BUCHAREST, Romania (AP) " A Romanian man asked his country's Constitutional Court on Thursday to recognize his marriage to an American man, in a case that has pitted the nation's conservative majority against those who want to move into the European mainstream. The court later postponed the case for a third time.
Adrian Coman, a 45-year-old Romanian gay rights activist, wants the court to rule that his 2010 marriage in Belgium to U.S. citizen Claibourn Robert Hamilton, also 45, is legal in the way it would be if they were a heterosexual couple.
"Our values are no different from any other family in Romania," Coman said.
Romania and Belgium are both members of the European Union. Romanian law allows the family of a Romanian citizen to take up residence in Romania, regardless of their nationality.
But as the law stands now, Coman could marry a woman in Romania and not be found guilty of bigamy, his lawyer, Iustina Ionescu, told the court.
The court later postponed making a decision for a third time after Ionescu asked it to consult with the European Court of Justice to see how other EU countries handled similar cases.
A new hearing is scheduled for Nov. 29, and it is not clear if there will be a ruling then. The court first began hearing the case in July.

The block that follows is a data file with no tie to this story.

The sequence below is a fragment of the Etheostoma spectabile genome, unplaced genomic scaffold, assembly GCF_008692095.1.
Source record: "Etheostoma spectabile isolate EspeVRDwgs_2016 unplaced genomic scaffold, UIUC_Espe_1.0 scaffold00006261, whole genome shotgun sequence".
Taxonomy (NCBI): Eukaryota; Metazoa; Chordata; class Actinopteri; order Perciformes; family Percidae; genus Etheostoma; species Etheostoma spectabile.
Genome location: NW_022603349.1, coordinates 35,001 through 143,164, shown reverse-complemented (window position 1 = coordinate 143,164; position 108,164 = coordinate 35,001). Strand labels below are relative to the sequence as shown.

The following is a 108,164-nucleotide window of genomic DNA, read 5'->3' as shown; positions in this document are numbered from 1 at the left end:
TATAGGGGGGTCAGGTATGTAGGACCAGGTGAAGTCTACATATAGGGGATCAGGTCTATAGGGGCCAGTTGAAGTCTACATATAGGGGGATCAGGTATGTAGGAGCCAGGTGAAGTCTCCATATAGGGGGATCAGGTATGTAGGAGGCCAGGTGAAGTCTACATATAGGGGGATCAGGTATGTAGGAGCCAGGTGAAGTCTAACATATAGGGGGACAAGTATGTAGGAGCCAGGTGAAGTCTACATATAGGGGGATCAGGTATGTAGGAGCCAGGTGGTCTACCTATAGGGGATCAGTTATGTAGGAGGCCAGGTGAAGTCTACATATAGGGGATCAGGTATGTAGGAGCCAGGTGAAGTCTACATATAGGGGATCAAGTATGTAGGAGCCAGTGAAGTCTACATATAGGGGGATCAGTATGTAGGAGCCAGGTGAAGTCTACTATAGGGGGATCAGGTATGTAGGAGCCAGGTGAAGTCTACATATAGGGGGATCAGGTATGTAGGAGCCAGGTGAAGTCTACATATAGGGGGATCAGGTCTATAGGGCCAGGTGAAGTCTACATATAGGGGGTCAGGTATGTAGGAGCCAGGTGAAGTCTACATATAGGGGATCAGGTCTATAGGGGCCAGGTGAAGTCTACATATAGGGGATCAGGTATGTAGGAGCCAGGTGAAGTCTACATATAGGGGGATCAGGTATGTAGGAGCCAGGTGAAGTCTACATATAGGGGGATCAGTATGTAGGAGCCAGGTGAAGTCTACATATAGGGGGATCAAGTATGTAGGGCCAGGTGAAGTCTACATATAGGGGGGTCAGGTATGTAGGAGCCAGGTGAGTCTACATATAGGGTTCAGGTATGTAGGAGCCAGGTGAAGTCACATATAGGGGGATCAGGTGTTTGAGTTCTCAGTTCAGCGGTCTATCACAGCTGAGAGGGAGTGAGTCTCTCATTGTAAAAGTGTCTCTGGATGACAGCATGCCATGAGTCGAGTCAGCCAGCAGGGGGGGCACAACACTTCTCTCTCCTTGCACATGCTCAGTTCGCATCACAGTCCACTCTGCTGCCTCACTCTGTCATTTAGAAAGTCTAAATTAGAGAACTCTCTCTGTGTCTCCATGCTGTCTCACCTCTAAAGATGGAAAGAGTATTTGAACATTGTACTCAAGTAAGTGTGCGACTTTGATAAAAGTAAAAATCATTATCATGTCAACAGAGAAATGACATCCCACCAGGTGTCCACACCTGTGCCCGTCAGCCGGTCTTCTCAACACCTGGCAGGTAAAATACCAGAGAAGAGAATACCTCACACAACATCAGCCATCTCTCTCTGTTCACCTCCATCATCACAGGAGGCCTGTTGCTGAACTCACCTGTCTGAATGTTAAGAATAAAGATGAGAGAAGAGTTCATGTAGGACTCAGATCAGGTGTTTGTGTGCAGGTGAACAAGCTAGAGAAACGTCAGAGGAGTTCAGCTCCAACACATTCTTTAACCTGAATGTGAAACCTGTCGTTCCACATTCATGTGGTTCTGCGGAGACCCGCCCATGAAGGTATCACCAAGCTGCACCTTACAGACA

Coman and Hamilton, a graphic designer and native of San Antonio, Texas, live in New York City and took legal action in 2012 to get their union recognized in Romania. In an unusual move, court president Valer Dorneanu on Thursday thanked Coman for his sincere remarks.
Opposition to same-sex relationships is often fierce in Romania, where homosexuality was only decriminalized in 2002.
Religious groups want the constitution amended to define marriage as the union of a man and a woman. Nearly 3 million people have signed a petition demanding a referendum to change the constitution, which currently states that marriage is a consensual act between spouses.
President Klaus Iohannis recently voiced his support for same-sex couples and warned of "religious fanaticism." Political leaders and some Romanians criticized his outspoken stance.
This story has been automatically published from the Associated Press wire which uses US spellings